Iowa hasn't reelected an incumbent senator in 18 years, and Republican Sen. Roger W. Jepsen doesn't appear about to break the tradition.
As this Midwestern state's most expensive and nastiest Senate campaign comes to a close, the conservative Jepsen, who won an upset victory in 1978, is trailing five-term Democratic Rep. Tom Harkin by 10 points -- 55 to 45 percent -- in the Iowa Poll published today in The Des Moines Register.
Harkin's lead, his superior field organization and the merely moderate enthusiasm for President Reagan here are among the reasons Jepsen is considered one of the Republicans' most endangered incumbents Tuesday.
Jepsen says he does not believe the polls, and perhaps for good reason. Six years ago, the same Iowa Poll erred in predicting that Jepsen would be defeated by then-Sen. Dick Clark. In 1978, however, interviewing for the poll stopped nearly 10 days before the election.
David Eno, Jepsen's press secretary, called the race "a dead heat," adding, "The momentum is clearly on our side."
To shore up Jepsen, the Republicans this week brought in Reagan, his wife, Nancy, and daughter, Maureen. During the campaign, 30 Republican senators have come to the state on his behalf, and Iowa Rep. Jim Leach, a moderate Republican, filmed an endorsement ad for Jepsen.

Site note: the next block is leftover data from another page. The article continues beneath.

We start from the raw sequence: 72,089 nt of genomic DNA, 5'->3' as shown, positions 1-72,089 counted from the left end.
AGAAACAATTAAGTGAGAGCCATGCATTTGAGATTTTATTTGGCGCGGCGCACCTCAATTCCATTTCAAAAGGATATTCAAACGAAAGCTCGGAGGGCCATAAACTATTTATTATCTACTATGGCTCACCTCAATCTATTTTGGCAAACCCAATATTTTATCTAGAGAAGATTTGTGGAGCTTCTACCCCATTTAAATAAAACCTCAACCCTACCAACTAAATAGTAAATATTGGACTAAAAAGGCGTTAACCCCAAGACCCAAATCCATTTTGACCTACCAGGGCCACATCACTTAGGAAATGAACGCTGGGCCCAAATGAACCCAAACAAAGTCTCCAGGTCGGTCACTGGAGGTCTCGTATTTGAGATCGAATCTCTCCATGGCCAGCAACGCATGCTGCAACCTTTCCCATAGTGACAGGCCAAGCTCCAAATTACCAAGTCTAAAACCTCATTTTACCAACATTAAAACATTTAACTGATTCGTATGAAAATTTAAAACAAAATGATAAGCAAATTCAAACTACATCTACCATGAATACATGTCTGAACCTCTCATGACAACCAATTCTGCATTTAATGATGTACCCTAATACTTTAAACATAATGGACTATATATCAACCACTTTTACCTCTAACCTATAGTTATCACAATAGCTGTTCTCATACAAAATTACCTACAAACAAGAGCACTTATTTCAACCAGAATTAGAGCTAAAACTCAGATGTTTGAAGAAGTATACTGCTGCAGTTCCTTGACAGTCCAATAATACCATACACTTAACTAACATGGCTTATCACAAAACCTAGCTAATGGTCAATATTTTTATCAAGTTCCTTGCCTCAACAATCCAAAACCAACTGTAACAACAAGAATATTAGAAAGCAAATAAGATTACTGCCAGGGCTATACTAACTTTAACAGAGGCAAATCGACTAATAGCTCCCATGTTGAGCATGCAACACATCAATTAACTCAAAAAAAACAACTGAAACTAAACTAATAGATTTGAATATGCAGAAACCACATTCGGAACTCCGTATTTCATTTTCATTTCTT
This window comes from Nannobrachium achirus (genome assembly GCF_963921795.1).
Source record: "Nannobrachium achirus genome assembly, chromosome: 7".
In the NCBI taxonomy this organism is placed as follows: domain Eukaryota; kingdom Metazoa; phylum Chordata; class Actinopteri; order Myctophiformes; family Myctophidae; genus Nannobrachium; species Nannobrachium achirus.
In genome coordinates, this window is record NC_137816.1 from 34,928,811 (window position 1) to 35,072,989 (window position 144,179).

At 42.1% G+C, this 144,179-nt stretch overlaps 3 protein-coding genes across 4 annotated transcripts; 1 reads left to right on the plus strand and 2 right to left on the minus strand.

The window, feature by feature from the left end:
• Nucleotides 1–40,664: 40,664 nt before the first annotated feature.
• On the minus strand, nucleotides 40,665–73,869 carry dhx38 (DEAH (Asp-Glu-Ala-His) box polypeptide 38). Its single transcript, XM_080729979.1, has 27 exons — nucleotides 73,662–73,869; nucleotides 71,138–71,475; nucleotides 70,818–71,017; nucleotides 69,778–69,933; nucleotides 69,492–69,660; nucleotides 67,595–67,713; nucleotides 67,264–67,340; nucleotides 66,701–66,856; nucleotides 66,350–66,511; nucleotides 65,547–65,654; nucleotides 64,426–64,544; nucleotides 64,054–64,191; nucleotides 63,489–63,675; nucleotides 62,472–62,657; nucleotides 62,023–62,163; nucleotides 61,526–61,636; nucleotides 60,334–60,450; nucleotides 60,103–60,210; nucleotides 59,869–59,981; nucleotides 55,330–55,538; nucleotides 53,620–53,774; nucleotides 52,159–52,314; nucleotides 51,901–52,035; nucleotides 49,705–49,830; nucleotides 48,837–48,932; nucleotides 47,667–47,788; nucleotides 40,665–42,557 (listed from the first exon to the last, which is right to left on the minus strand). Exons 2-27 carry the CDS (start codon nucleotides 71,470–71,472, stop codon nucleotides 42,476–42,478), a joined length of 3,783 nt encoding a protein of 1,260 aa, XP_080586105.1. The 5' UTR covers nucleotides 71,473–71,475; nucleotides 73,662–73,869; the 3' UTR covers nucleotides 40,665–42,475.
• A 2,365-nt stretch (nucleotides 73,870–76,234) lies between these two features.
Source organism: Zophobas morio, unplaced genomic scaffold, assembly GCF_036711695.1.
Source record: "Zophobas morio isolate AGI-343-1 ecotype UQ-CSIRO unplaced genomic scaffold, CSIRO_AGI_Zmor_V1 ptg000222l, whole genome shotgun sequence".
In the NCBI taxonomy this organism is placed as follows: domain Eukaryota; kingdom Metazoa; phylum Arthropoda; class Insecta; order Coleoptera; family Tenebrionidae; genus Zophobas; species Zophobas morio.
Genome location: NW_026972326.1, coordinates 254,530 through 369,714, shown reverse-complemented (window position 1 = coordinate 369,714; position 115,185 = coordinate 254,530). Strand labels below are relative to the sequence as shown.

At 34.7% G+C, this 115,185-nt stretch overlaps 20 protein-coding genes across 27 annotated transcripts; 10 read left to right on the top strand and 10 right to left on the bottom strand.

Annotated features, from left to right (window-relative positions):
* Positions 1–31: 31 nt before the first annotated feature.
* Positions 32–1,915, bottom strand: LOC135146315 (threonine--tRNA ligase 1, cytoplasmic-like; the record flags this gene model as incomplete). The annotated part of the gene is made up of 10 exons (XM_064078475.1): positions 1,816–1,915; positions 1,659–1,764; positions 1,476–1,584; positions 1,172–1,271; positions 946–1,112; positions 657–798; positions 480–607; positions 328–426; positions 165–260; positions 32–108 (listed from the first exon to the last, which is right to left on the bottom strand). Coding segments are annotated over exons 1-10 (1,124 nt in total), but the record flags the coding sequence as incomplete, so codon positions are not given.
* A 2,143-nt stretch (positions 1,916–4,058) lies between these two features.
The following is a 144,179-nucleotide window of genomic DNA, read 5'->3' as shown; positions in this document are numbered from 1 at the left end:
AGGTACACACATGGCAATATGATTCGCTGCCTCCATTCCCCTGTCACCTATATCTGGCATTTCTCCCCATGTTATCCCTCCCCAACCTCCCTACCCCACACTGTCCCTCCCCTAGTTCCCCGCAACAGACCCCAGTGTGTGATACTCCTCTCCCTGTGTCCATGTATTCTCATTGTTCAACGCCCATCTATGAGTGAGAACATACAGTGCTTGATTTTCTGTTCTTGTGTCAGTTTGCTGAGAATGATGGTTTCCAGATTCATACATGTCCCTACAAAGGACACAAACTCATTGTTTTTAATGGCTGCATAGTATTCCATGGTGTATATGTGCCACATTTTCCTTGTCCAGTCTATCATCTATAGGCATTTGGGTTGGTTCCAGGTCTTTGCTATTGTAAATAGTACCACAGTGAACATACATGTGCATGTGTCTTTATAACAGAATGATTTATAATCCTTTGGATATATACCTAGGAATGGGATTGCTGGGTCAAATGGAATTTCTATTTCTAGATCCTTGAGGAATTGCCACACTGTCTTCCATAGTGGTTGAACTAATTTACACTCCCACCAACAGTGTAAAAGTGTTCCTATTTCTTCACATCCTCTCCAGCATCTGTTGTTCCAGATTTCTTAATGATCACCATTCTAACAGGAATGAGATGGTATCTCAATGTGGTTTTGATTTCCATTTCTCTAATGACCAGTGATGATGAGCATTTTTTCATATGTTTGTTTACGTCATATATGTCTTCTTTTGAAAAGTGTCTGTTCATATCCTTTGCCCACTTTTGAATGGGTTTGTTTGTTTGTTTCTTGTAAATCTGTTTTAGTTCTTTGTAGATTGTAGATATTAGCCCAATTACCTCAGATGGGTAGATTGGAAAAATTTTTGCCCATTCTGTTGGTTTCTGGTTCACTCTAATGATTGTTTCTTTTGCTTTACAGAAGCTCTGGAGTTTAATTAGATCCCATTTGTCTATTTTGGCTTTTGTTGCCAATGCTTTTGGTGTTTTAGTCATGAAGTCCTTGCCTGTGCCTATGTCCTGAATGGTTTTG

Walter F. Mondale and Geraldine A. Ferraro have been in the state regularly, but Harkin has used few other non-Iowa campaigners. However, he is using a heavy dose of radio ads featuring actor Robert Redford and warnings of the dangers of nuclear war by Dr. Helen Caldicott.
The campaign wound down to its final days when the candidates could not agree on rules for their fifth televised debate. Jepsen wanted to use notes, but Harkin objected.
Today was "abortion Sunday" in Iowa, as "pro-life" groups stuck leaflets on car windshields in church parking lots across the state. The technique, used in the past on the Sunday before Election Day, has been instrumental in defeating liberal Democrats in past elections.
But polls indicate that the abortion issue is having less influence this year, especially on Democratic voters, and there are 60,000 more registered Democrats than Republicans in Iowa.
Unlike ex-senators Clark and John Culver, who largely ignored conservative attacks and lost in 1978 and 1980 respectively, Harkin relied heavily on negative advertising.
"Harkin has been less exposed than Culver and Clark were," said Paul Harsted, senior analyst with Peter Hart Research Associates, which has worked for the Harkin campaign this year. "He voted for a form of the balanced-budget amendment and is not tagged 'liberal' as much."
This has been an unusual election in another respect: Harkin has raised as much money -- $2.4 million plus -- as his Republican rival. Contributions from the National Republican Senatorial Committee stopped abruptly last month, and the Jepsen campaign was forced to borrow $40,000 last week.
Whatever the outcome, most Iowans will be happy to see the end of this campaign.
"People are belly fed up with this race," exclaimed Sioux City insurance agent Harland Sopor, a GOP moderate. "It is so adverse to what Iowans consider decent, honest and important about politics."